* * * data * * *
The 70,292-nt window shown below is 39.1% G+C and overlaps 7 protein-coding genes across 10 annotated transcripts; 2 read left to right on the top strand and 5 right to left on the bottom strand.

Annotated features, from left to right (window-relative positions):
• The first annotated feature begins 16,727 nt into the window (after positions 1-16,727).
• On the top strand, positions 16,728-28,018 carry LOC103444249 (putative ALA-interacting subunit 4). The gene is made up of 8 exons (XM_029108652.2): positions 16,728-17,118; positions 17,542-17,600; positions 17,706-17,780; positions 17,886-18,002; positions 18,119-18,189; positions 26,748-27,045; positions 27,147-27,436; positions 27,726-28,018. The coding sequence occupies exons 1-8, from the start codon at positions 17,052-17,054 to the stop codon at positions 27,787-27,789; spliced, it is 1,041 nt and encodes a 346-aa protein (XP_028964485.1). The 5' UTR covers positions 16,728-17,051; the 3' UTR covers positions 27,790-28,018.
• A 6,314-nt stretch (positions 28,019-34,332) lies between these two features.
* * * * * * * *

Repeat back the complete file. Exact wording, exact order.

The 70,292-nt window shown below is 39.1% G+C and overlaps 7 protein-coding genes across 10 annotated transcripts; 2 read left to right on the top strand and 5 right to left on the bottom strand.

Annotated features, from left to right (window-relative positions):
• The first annotated feature begins 16,727 nt into the window (after positions 1-16,727).
• On the top strand, positions 16,728-28,018 carry LOC103444249 (putative ALA-interacting subunit 4). The gene is made up of 8 exons (XM_029108652.2): positions 16,728-17,118; positions 17,542-17,600; positions 17,706-17,780; positions 17,886-18,002; positions 18,119-18,189; positions 26,748-27,045; positions 27,147-27,436; positions 27,726-28,018. The coding sequence occupies exons 1-8, from the start codon at positions 17,052-17,054 to the stop codon at positions 27,787-27,789; spliced, it is 1,041 nt and encodes a 346-aa protein (XP_028964485.1). The 5' UTR covers positions 16,728-17,051; the 3' UTR covers positions 27,790-28,018.
• A 6,314-nt stretch (positions 28,019-34,332) lies between these two features.